Iris flowers have around 300 varieties in the Iris genus. These famous flowers are available in two main forms: those that grow from rhizomes and those that grow from bulbs. They feature unique blooms that are made up of two different kinds of petals, falls and standards. The falls form the lower petals, which droop downward or fall. The standards are the upper three petals of the flower.
The characteristics of an iris petal further segment the plant into three types: bearded, crested, and beardless. Bearded iris plants have soft hairs along their falls, resembling a beard. The flowers of a crested iris have a ridge-like crest on their falls. Beardless have neither hairs nor crests.
Irises that grow from bulbs include Iris reticulata, Spanish (Iris xiphium) and Dutch varieties (Iris x hollandica) and bloom earlier than the rhizomatous irises. However, most irises show their famous flowers in the early summer, while some also bloom for a second time in the late summer. They are known for attracting butterflies and hummingbirds and make perfect cutting flowers. The iris varies greatly in size, from the smallest dwarf variety, which only grows to 6 inches tall, to the tallest variety which is up to 4 feet tall.
|Mature Size||6 in. to 4 ft. tall|
|Sun Exposure||Full sun|
|Soil Type||Rich, moist, well-draining|
|Soil pH||Neutral to slightly acidic|
|Bloom Time||Late spring, early summer, and late summer|
|Flower Color||Varying shades of purple, blue, white, yellow|
|Hardiness Zones||3 to 9, USA (depending on variety)|
|Native Area||Europe, Asia, North America|
|Toxicity||Toxic to humans, toxic to pets|
Different species of irises require slightly different methods of and timing for planting. Bulbous irises, which includes Dutch, Spanish, and reticulata irises, are planted in the fall in full sun in well-draining soil.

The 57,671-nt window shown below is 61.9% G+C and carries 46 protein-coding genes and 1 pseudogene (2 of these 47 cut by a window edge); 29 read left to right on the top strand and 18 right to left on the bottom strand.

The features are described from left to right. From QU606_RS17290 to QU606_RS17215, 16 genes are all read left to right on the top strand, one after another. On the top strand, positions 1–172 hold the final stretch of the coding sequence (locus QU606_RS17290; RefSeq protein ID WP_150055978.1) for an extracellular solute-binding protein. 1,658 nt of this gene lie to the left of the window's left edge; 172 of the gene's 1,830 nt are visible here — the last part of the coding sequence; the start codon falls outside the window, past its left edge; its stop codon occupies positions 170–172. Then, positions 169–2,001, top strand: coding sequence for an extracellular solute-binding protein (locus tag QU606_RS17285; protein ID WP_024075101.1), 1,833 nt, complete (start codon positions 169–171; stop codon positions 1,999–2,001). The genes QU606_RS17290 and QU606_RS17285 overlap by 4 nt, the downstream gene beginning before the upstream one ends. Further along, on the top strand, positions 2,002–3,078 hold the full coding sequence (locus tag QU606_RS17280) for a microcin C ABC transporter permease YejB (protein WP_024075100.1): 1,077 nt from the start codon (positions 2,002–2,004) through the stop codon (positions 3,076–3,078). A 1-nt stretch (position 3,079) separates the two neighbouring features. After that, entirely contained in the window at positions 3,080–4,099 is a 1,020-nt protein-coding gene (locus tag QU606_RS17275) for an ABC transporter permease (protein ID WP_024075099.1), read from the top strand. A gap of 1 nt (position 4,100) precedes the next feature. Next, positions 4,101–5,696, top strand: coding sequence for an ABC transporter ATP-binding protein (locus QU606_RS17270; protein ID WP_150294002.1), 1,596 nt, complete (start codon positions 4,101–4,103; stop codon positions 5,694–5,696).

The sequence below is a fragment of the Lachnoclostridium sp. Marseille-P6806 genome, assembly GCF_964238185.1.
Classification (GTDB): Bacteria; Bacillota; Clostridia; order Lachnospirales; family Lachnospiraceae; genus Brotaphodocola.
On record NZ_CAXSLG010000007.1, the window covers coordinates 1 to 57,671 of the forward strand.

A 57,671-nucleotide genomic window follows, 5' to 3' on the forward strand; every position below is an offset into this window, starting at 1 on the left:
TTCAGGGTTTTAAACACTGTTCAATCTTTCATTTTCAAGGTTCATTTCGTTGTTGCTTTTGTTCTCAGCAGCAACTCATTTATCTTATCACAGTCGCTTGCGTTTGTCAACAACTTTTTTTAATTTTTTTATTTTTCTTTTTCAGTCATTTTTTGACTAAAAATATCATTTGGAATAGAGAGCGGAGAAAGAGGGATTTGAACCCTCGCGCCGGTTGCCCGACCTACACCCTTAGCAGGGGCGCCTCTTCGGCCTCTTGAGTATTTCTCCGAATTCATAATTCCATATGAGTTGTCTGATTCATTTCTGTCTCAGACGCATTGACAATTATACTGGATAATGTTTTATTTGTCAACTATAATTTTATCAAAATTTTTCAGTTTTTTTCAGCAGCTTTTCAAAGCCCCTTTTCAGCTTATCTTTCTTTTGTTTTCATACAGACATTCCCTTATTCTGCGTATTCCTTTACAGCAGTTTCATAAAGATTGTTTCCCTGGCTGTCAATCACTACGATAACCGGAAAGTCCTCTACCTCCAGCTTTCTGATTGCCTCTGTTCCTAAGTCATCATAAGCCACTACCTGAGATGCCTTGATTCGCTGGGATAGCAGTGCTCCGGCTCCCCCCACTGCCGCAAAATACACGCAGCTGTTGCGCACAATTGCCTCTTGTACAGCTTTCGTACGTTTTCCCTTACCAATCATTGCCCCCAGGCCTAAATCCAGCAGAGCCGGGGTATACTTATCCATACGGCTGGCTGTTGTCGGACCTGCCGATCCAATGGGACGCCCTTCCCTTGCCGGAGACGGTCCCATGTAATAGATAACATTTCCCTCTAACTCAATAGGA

To plant your bulbs, loosen the soil, then mix in compost and 1/4 cup of all-purpose granular fertilizer according to the directions on the bag. Situate the bulbs 4 to 5 in. deep, depending on the type of bulb. For bearded irises, position rhizomes horizontally in the soil, leaving the top of the rhizome partially exposed. For other varieties, position the crown of the plant 1/2 to 1 in. below the the soil line.
Once flowers are spent, deadhead the blooms. When the whole stalk of flowers is spent, cut the stalk to the ground to direct energy to the roots, instead of forming seed heads. Once the first heavy frost comes or your leaves yellow for the season, you can cut your iris foliage to the ground to prevent iris bores from overwintering in the leaves. However, do not be tempted to remove the foliage before then, as the greenery is still performing photosynthesis, providing the plant with energy necessary for next year’s blooms.
Once the foliage is trimmed back for the winter, be sure to cover the rhizomes with something to help protect them, such as sand or mulch. Remove this in the spring. Irises are a great choice for areas with wildlife as they are deer resistant. Common pests include iris borers.
Most iris varieties do best in full sun. Some varieties can tolerate partial shade, but too much shade will prevent them from flowering.
Rich, well-draining soil is best for iris plants. Though they like moist soil, too much water can be damaging. If you are worried about too much standing water, try planting your irises in raised beds, as this will allow for optimal water drainage. Japanese and Louisiana irises can tolerate moist soil and are excellent for areas near ponds. Siberian irises prefer acidic, moist soil.